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In The Duo Deal
1 In other Words ... Bart Howard – 4:28
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2 Medley: Dearest, Darest I ... Jimmy Van Heusen – 2:24
Thou Swell ... Rodgers & Hart

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3 Winter Warm ... Bacharach & David – 3:41
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4 Great Indoors ... Cole Porter – 1:31
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5 If I should lose you ... Robin & Rainger – 4:19
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6 Fugue for Tinhorns ... Frank Loesser – 3:21
7 Fugue for tinhorns (ending only) – 1:06
8 The more I see you ... Mach & Harry – 3:05
9 The Trolley Song ... Ralph & Hugh – 2:05
10 God Bless the Child ... Holiday & Howard – 5:06
11 Let Me Love You ... Bart Howard – 4:06
12 Spring Can Really ... Landesman & Wolf - 5:19
13 Wonderful Guy ... Rogers & Hammerstein – 2:20
14 * Green Dolphen Street ... Bronislau Kaper – 4:11
15 * My Heart is a Hobo ... Jimmy Van Huesen – 2:33
*Available on CD version only

Again! Dick And Kiz Harp At The 90th Floor

The following copy, written in 1960, taken from the original LP

Dick and Kiz Harp wove their own pattern in an intricate kind of musical relationship from which subtle and sly things came. They belonged to a quasi-pops world of Bart Howard and Matt Dennis. They Injected an off-hand vigor into their following – a compound of natural shoulders, renegade high society, hipsters looking for the rock of rationality, brassy show bizzers, the inarticulate who accepted, the articulate who interpreted.

The legend of Kiz and Dick Harp was spreading by 1960. Offers from San Francisco, New York, Chicago, were being mulled. Their press agents carried such names as Marlene Dietrich, Burgess Meredith, Stan Kenton, Tony Bennett, who had departed Dallas bearing the message to the outside world. Their room was the 90th Floor in Dallas. What had been a bleak, dank unused warehouse the two had converted into a snug, attractive retreat for sane adults weary of maitre d’s, emcees, hipsters, jazz snobs, Dixieland and non-melodic musical exercises.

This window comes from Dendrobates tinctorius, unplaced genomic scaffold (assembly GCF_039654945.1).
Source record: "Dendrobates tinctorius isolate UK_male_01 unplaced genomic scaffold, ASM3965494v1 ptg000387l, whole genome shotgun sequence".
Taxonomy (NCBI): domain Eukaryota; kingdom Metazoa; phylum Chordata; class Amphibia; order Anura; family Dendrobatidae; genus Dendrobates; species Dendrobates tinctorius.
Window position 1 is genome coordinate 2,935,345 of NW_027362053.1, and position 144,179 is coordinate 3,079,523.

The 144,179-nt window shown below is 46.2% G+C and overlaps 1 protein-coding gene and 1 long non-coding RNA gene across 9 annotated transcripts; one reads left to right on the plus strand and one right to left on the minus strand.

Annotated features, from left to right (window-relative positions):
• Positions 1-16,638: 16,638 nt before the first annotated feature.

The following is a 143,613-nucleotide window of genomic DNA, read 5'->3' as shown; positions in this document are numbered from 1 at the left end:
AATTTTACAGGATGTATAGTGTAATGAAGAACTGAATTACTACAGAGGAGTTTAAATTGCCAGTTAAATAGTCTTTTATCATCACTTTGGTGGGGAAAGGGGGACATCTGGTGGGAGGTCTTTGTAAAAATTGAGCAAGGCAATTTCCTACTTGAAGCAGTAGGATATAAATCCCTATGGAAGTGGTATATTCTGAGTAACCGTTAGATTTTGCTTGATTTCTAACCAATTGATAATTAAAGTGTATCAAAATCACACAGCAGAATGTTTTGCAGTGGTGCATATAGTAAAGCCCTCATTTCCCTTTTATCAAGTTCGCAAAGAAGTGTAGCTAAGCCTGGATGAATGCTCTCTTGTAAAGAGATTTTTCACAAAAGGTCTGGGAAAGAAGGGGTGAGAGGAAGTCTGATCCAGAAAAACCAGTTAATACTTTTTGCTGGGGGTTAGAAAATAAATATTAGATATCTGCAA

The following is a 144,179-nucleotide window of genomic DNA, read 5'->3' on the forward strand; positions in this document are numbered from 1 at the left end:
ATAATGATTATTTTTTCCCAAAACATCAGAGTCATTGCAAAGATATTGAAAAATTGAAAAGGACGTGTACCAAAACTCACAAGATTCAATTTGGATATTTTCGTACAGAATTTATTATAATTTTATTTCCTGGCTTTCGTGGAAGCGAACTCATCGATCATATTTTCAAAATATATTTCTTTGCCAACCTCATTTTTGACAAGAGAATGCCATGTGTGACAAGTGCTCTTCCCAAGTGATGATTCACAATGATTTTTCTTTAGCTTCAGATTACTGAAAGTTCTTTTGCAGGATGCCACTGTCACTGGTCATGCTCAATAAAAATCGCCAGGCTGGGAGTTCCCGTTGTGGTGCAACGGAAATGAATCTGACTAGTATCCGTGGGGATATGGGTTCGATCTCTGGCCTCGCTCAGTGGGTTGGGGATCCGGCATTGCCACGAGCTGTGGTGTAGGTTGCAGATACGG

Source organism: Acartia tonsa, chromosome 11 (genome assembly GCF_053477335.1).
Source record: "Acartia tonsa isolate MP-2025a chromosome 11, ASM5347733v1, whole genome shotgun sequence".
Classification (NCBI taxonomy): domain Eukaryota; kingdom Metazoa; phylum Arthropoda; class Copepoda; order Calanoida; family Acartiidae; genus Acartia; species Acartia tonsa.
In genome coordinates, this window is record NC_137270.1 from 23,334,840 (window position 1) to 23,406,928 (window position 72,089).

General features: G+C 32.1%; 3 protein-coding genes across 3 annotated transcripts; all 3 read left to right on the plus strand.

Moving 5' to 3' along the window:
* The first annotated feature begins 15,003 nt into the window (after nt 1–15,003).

Their first album, “Dick and Kiz Harp at the 90th Floor” was release in late-1960. You could hear strains of it on the decent radio programs about the nation. Kiz had a fuzzy, husky kind of voice that teased like a kid in pig-tails or carried the drive of an inner sincerity. Dick’s piano slid in unobtrusively; sometimes a post for Kiz to lean on, other times a definite, intriguing personality of its own. There was a special brilliance in the team that carried through the record, the same uniqueness that captured you when you sat in the room so you forgot your drink that turned watery and the cigarette that singed your fingers.

Then suddenly on a December evening in 1960 the word got out: Kiz was dying of a cerebral hemorrhage. She passed on the next morning in her 29th year. What had been a team had been split in half. The followers were staggered. From New York Dietrich called. “Is it true?” she asked. It was and the followers sensed deeply the impression carved on a certain non-geographical community by Kiz. The musicians in the area filled in without pay to keep the room alive. There was that strange need to keep the 90th Floor active. A concert was held and receipts were used to start a Kiz Harp Musical Scholarship at North Texas State College.

This album, like the previous, has many of the tunes the Harps worked, experimented and toyed with until they found they had their own reason for doing it. They are the tunes requested night after night at the 90th Floor. The music in this album was taped at the same session as the first.

Dick Harp is back at the 90th Floor now. The spirit of the team was strong enough to linger. The relaxed jazz feeling is still there. The informal formality of a disciplined musician playing with his music and his audience still attracts the city’s faithful. Different singers fill in alongside him. The taste, intelligence and informal pursuit of the imaginative continues.

Don Safran
Columnist, Dallas Times Herald

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